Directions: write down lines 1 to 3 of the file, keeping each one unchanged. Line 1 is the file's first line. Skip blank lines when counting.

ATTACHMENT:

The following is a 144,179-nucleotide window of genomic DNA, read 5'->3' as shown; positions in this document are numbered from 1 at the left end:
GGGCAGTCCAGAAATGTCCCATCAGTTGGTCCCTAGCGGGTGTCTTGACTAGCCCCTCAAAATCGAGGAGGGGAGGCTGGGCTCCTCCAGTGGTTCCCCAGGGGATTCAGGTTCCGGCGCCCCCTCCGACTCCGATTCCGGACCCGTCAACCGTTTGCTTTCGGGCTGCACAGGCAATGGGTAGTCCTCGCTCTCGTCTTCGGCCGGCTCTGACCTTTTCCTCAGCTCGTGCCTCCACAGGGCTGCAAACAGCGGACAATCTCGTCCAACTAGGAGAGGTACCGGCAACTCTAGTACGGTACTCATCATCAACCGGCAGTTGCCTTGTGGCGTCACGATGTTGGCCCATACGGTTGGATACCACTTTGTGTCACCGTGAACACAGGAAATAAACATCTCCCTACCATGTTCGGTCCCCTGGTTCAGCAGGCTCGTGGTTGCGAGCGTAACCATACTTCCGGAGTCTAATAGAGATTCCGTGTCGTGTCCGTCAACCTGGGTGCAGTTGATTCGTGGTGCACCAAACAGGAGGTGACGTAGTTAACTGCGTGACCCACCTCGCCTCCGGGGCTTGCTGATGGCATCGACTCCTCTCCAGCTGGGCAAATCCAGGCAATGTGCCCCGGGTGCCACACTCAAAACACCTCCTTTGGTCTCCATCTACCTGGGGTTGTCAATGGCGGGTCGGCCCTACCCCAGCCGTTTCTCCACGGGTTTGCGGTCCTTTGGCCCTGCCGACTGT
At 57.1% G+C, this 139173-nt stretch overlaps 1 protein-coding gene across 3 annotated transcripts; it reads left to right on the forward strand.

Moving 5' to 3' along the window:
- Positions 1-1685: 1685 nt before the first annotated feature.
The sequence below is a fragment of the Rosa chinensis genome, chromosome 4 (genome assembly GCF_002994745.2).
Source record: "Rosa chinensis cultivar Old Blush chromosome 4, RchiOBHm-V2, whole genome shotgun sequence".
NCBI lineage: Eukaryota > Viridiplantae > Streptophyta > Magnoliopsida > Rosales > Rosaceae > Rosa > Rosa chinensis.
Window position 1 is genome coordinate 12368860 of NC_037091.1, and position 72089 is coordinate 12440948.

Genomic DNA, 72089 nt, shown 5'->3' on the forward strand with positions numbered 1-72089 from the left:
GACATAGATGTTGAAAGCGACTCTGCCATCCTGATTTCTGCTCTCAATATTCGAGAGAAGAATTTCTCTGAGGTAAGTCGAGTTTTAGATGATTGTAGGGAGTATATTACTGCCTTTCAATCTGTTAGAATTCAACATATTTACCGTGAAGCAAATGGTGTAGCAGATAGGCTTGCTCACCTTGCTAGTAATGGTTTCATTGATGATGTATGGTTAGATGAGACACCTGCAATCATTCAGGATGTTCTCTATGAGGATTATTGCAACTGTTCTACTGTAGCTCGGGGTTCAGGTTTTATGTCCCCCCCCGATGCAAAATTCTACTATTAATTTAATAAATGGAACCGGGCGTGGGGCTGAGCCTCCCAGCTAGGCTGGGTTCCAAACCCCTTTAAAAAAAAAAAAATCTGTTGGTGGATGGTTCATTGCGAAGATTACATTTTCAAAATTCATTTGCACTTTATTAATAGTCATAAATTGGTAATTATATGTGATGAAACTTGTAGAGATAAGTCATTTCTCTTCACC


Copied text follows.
The following is a 144,179-nucleotide window of genomic DNA, read 5'->3' as shown; positions in this document are numbered from 1 at the left end:
GGGCAGTCCAGAAATGTCCCATCAGTTGGTCCCTAGCGGGTGTCTTGACTAGCCCCTCAAAATCGAGGAGGGGAGGCTGGGCTCCTCCAGTGGTTCCCCAGGGGATTCAGGTTCCGGCGCCCCCTCCGACTCCGATTCCGGACCCGTCAACCGTTTGCTTTCGGGCTGCACAGGCAATGGGTAGTCCTCGCTCTCGTCTTCGGCCGGCTCTGACCTTTTCCTCAGCTCGTGCCTCCACAGGGCTGCAAACAGCGGACAATCTCGTCCAACTAGGAGAGGTACCGGCAACTCTAGTACGGTACTCATCATCAACCGGCAGTTGCCTTGTGGCGTCACGATGTTGGCCCATACGGTTGGATACCACTTTGTGTCACCGTGAACACAGGAAATAAACATCTCCCTACCATGTTCGGTCCCCTGGTTCAGCAGGCTCGTGGTTGCGAGCGTAACCATACTTCCGGAGTCTAATAGAGATTCCGTGTCGTGTCCGTCAACCTGGGTGCAGTTGATTCGTGGTGCACCAAACAGGAGGTGACGTAGTTAACTGCGTGACCCACCTCGCCTCCGGGGCTTGCTGATGGCATCGACTCCTCTCCAGCTGGGCAAATCCAGGCAATGTGCCCCGGGTGCCACACTCAAAACACCTCCTTTGGTCTCCATCTACCTGGGGTTGTCAATGGCGGGTCGGCCCTACCCCAGCCGTTTCTCCACGGGTTTGCGGTCCTTTGGCCCTGCCGACTGT
At 57.1% G+C, this 139173-nt stretch overlaps 1 protein-coding gene across 3 annotated transcripts; it reads left to right on the forward strand.